Pip and the Twilight Seekers – Book Two of the Spindlewood Tales
Written and Illustrated by Chris Mould
If your students like dark and scary, there is plenty in this one to creep them out. In the walled city of Hangman’s Hollow, Jarvis, the evil city warden, looks for children. He is tall and skinny with a hook instead of a left hand. He hates children and is determined to get rid of them all. Not only have children been outlawed in the city, Jarvis, instead of locking them up, sells them to the woods folk in the magical forest at the edge of town. Witches and strange animals drool at the sight of tender human children. Jarvis has recently had a bad experience. Three children escaped from him (Pip and the Woodwitch Curse, book one of the Spindlewood trilogy) and he is driven by rage to find them again. Pip, Toad and Frankie are now hiding in an inn called Deadman’s Hand. They are cozy and warm by the fire and have plenty to eat, but they know that they are hunted. In addition, a mysterious wooden doll has the ability to tell children’s locations if a person knows how to ask properly. Jarvis knows how. When the doll falls into his hands, he finds the children with ease. Again he confronts Pip, Toad and Frankie. Jarvis almost captures the three, but then the townspeople attack him. They are fed up with his devious ways. Pip knows where the captured children are in the wild wood and talks the other two into rescuing them. The result is a hair-raising chase out of the woods. Even though the children return to Hangman’s Hollow, they know that Jarvis is still out there.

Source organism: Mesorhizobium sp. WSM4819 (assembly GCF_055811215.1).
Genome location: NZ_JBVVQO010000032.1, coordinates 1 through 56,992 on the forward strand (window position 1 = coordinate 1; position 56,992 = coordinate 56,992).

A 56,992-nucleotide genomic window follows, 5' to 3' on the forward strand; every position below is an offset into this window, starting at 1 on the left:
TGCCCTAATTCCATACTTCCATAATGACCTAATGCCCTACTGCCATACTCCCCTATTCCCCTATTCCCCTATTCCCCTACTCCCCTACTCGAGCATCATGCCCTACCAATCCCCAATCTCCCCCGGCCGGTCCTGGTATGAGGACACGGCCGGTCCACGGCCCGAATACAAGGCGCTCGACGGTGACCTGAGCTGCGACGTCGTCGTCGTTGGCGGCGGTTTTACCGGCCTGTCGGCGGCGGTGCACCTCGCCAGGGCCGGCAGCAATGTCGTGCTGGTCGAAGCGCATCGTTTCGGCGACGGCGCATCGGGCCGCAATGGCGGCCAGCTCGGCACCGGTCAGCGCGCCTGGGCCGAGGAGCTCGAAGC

Even as scary as I found this book to be, it would be a good story for those older reluctant readers who need a compelling read. The chapters are short, the print is big and the illustrations make this look like a graphic novel. Story details are not clear, although there is some explanation in the excerpted part at the end. Because the setting is so vivid, literacy activities, such as making a diorama or a visual representation of the “world”, would extend the story in an interesting way.